See you next week.


AWS Solutions Architect – Associate

After a very long process, I was able to take and passed the AWS Certified Solutions Architect Associate exam. In my current job, we don’t use AWS and that made it more difficult to gain hands on experience with AWS services. To prepare for the exam, I used 4 resources:

Acloudguru – I took at least 30 minutes to watch acloudguru videos. I also paused the videos to take notes. It is so many material to cover so it’s better to have notes for future use.

Frequently ask questions – There is so much information on AWS FAQ documents. Based on the acloudguru videos, I wrote down what services I needed to read the FAQs. I highly recommend to take additional notes as well. It will come handy before you take the exam.

Re:Invent videos – During my commute to work and back, I use my phone to listen to re:invent videos. I listened to EC2, S3, ALB videos and they were very beneficial to reinforce what I learned in the past.

Hands on experience – I also gained hands on experience by using AWS console or using the SDK. If you search on my blog, you will find many posts with detailed information on different AWS services.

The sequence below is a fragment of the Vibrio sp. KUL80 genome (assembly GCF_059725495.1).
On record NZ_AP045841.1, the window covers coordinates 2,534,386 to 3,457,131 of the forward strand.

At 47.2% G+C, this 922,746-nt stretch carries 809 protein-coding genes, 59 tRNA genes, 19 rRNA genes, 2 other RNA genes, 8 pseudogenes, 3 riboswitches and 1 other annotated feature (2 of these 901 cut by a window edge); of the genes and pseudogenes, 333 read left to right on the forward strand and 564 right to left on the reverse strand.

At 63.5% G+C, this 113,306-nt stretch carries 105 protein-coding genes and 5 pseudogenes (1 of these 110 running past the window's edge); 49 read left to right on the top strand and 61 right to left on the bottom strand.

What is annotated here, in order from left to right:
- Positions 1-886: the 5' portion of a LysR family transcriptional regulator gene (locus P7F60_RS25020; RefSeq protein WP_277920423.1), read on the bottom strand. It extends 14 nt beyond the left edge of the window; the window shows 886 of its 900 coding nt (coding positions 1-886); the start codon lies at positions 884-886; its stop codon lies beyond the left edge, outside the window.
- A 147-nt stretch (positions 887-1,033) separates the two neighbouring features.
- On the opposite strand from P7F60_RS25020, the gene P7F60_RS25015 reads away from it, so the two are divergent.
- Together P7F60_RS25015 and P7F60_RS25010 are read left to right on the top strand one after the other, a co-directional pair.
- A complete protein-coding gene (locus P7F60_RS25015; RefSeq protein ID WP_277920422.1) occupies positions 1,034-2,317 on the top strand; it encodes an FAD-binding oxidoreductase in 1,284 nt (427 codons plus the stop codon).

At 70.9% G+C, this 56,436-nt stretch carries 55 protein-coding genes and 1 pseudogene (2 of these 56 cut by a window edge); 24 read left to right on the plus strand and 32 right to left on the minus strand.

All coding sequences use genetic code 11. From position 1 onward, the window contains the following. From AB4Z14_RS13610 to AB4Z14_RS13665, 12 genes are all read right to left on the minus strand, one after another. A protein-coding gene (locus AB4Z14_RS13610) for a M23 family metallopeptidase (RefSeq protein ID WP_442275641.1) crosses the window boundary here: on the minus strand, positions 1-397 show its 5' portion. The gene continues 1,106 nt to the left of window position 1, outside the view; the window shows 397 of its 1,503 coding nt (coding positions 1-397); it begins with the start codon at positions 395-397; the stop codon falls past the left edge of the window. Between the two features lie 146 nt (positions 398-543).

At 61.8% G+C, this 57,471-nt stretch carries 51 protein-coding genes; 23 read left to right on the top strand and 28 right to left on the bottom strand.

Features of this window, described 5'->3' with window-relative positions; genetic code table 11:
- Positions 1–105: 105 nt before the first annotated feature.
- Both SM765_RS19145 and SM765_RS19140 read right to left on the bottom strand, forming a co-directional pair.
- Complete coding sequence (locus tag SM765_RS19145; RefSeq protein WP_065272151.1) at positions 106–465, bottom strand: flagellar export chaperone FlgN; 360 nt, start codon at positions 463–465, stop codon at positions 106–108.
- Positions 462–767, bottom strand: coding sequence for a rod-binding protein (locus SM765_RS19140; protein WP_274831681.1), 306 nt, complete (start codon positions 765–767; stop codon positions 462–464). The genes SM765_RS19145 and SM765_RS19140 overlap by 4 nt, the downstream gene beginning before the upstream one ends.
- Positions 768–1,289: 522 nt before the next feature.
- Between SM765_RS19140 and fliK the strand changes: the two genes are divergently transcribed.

I hope this post will help you prepare for any AWS certifications.


The Overnight Success that took 4 years

Back in April 2014, I started this blog to share my experiences as a software developer. I was motivated to write by Scott Hanselman. Many articles took long hours to write. Others were written in a couple of minutes. Without a clear goal for this blog, I was determined to help other software developers with common issues. In average, I receive 10 visits to my blog everyday. Recently I have written exclusively on AWS and .NET. Last year I read articles on AWS Lambda and was very impressed with this service. I also watched youtube videos to understand lambda. With this information, I started taking notes on lambda and how to use it with .NET Core.

After I shared this article on Linkedin and Twitter, AWS liked it and they included it on with a short description. This link is taking my blog to a new dimension. I’m getting more visits to my site and I’m happy that someone is starting to appreciate my articles.

It’s been a long 4 years writing technical articles and it’s finally paying off. Like many people say, “this is an overnight success that only took 4 years.”


How to Encrypt an EBS Volume

When you create a new AWS instance, you don’t see an option to encrypt the root volume. In this post, I’m going to show you step by step how to encrypt root volumes using the console.

First, we need to create a new AWS instance. Pay attention to the storage section. I’m unable to change the encrypted option. If you add a new volume, you will see that the encrypted option is also missing.

ebs root volume - no encryption option

Go ahead and configure your new instance. After the instance is launched, that’s when our real work begins. While the instance is in the initialization stage, go to volumes and create a new snapshot.